The Organization–Environment Relationship

Why do organizations  care so much about factors in the external environment? The reason is that the environment  creates uncertainty  for organization  managers, and they must respond by designing the organization to adapt to the environment.

1. ENVIRONMENTAL  UNCERTAINTY

To  be  effective,  organizations   must manage environmental   uncertainty. Uncertainty means that managers do not have sufficient information  about environmental factors to understand and predict  environmental  needs and changes.28 As indicated in Exhibit 2.3, environmental  characteristics that influence  uncertainty  are the number of factors that affect the organization and the extent to which those factors change. A large multinational such as Nortel Networks  has thousands of factors in the external environment creating un- certainty for managers. When  external factors change rapidly, the organization  experiences high uncertainty.  Examples are telecommunications  and aerospace firms, computer and electronics companies, and e-commerce organizations that sell products  and services over the Internet.  Companies have to make an effort to adapt to the rapid changes in the envi- ronment. When an organization deals with only a few external factors and these factors are relatively stable, such as for soft-drink bottlers or food processors, managers experience low uncertainty  and can devote less attention to external issues.

2. ADAPTING TO THE ENVIRONMENT

If an organization faces increased uncertainty with respect to competition,  customers, suppliers, or government reg- ulations, managers can use several strategies to adapt to these  changes,  including boundary-spanning  roles, interorganizational partnerships, and mergers  or joint ventures.

People in departments such as marketing and purchas- ing span the boundary to work with customers and suppli- ers, both face-to-face  and through  market research. Some organizations  are staying in touch with customers through the Internet,  such as by monitoring  gripe sites, communi- cating with customers on company websites, and contract- ing with market-research firms that use the web to moni- tor  rapidly  changing marketplace trends.29 Another approach to boundary  spanning  is the use of business intel- ligence, which results from using sophisticated software to search through large amounts of internal and external data to spot patterns, trends, and relationships that might be significant. For example,  Verizon uses business  intelli- gence software  to actively monitor customer interactions and fix problems almost immediately.30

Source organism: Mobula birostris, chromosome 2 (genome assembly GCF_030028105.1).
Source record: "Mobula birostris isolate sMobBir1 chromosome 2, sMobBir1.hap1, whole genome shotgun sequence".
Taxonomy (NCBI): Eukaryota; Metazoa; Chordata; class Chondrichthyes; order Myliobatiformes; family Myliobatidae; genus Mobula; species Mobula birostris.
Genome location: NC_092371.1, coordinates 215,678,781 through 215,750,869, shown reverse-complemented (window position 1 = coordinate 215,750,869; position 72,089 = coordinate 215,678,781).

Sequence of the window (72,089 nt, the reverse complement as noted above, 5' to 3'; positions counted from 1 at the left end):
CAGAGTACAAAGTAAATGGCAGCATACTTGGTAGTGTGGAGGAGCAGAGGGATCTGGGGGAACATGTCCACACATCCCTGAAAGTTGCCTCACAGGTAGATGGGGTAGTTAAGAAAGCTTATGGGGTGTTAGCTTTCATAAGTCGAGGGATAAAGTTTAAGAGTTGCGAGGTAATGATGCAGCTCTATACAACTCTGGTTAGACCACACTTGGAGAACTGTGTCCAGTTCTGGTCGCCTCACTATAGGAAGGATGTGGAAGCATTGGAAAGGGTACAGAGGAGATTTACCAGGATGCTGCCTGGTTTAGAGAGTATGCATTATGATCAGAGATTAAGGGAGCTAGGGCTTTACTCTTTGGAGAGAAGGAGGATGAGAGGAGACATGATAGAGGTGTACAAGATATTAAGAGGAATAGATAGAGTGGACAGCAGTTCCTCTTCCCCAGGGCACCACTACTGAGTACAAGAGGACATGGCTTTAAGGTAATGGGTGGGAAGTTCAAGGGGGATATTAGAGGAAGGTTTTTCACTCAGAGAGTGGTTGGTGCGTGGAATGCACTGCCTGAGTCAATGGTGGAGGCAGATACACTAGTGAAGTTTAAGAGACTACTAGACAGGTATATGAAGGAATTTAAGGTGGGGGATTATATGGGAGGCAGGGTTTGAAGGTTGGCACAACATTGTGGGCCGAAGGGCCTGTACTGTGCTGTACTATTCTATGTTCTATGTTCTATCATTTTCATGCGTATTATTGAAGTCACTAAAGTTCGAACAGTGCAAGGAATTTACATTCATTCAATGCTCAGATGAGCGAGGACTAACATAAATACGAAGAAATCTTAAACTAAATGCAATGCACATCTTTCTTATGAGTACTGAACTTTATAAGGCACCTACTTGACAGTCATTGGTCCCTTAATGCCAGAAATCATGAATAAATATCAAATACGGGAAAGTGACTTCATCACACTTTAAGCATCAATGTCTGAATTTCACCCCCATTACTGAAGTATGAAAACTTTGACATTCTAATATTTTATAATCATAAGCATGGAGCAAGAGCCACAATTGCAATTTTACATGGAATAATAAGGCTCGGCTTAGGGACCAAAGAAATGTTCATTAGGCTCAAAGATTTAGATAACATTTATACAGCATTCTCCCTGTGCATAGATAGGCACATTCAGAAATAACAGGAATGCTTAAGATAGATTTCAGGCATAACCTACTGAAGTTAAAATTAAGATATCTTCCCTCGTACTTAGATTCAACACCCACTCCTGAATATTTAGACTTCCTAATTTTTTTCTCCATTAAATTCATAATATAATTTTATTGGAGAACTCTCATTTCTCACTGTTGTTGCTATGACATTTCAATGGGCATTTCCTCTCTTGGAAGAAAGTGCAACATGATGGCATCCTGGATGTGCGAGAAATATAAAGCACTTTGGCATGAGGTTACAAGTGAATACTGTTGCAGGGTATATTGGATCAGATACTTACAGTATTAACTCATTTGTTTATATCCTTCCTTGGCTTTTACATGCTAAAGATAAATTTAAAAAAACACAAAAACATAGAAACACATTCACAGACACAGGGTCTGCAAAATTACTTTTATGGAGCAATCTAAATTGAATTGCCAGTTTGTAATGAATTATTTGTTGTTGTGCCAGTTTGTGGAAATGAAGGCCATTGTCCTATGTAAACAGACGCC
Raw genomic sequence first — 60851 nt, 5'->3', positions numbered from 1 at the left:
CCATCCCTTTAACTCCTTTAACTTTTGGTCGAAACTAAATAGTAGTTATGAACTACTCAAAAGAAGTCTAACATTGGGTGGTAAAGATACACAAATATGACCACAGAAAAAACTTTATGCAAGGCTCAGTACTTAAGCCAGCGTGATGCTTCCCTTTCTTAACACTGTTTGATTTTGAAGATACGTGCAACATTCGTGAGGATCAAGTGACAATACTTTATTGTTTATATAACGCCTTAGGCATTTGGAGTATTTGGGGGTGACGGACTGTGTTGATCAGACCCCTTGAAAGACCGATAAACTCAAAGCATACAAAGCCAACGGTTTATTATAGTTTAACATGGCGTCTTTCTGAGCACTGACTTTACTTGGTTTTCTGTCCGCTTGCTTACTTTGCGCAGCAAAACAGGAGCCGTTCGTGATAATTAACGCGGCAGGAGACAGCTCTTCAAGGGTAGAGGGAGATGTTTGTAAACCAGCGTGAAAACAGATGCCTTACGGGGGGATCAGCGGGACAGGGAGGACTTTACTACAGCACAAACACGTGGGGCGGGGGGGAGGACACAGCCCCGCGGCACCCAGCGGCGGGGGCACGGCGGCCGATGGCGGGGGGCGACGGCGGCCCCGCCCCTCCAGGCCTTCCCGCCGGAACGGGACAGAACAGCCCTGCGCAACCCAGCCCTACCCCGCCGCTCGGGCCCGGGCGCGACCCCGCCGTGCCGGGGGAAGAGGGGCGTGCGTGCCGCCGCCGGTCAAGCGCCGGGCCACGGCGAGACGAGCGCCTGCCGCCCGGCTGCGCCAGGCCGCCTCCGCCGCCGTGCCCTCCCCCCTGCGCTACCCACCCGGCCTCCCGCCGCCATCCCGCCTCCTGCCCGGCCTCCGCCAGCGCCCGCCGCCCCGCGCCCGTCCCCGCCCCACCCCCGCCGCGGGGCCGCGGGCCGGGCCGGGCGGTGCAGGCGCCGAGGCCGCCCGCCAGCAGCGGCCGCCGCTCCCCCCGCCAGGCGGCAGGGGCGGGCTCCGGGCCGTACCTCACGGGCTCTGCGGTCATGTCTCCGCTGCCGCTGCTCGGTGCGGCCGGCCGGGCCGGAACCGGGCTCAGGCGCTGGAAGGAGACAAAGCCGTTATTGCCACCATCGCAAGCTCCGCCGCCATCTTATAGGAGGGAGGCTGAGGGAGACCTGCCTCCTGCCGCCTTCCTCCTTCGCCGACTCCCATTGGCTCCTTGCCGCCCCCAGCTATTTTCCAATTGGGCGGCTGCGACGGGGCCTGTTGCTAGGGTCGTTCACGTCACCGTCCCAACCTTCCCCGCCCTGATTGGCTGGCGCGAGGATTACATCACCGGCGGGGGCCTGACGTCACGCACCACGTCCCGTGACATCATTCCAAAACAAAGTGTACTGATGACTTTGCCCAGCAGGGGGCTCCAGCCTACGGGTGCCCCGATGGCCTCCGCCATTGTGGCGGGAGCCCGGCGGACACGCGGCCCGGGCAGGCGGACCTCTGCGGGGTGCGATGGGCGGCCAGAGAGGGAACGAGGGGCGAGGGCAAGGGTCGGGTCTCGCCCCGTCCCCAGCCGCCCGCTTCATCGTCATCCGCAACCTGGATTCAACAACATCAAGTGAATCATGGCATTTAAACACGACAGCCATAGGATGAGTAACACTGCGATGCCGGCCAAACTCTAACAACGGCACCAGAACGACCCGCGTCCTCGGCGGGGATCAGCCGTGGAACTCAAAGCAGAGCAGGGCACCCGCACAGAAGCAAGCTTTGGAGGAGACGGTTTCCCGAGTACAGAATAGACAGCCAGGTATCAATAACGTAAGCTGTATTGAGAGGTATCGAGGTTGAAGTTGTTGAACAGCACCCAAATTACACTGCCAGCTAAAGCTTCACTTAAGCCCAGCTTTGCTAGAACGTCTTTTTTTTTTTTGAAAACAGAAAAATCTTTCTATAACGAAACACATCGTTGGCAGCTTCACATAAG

Boundary spanning  is an increasingly  important task in organizations because environmental shifts can happen so quickly  in today’s world. To make good de- cisions,  managers need good information about their competitors, customers, and other elements of the en- vironment. Thus, the most successful companies  in- volve everyone in boundary-spanning activities. People at the grassroots often  can see and interpret significant changes sooner than managers who are more removed from the day-to-day work.31 But top executives, too, have to stay in tune with the environment. Tom Stemberg, CEO of Staples, visits a competi- tor’s store  once  a week  and shares what he learns with others on the management team.32 Perceiving environmental shifts that could impact the organization isn’t always easy. Managers  must learn to not only interpret the data right in front of them but also to see weak  signals  on the periphery and answer the question, “What don’t we know that might matter?”

Managers  are shifting from an adversarial orientation  to a partnership orientation,  as summarized in Exhibit 2.4. The new paradigm  is based on trust and the ability  of partners to work out equitable solutions to conflicts so everyone  profits from the relationship. Managers work to reduce costs and add value to both sides rather than try to get all the benefits for their own company. The new model also is characterized by a high level of information sharing,  including e-business  link- ages for automatic ordering, payments, and other transactions.

In addition, person-to-person interaction pro- vides corrective  feedback  and solves problems. People from other companies may be onsite  or participate in virtual teams to enable close coordi- nation. Partners frequently  are involved  in one another’s product design and production,  and they are committed  for the long term. It is not unusual for business partners  to help one another,  even outside of what is specified in the contract.34

A  step beyond  strategic  partnerships  is for companies to become involved in mergers or joint ventures to reduce environmental uncertainty.  A merger occurs when two or more organizations combine to become  one. For example,  Wells Fargo merged with Norwest Corp. to form the nation’s fourth largest  banking corporation.  A joint venture  involves  a  strategic  alliance or program by two or more organizations. A joint venture typically occurs when a project  is too com- plex, expensive, or uncertain for one firm to han- dle alone. Oprah Winfrey’s Harpo Inc. formed  a joint venture with Hearst Magazines to launch O, The Oprah Magazine.

Source: Daft Richard L., Marcic Dorothy (2009), Understanding Management, South-Western College Pub; 8th edition.

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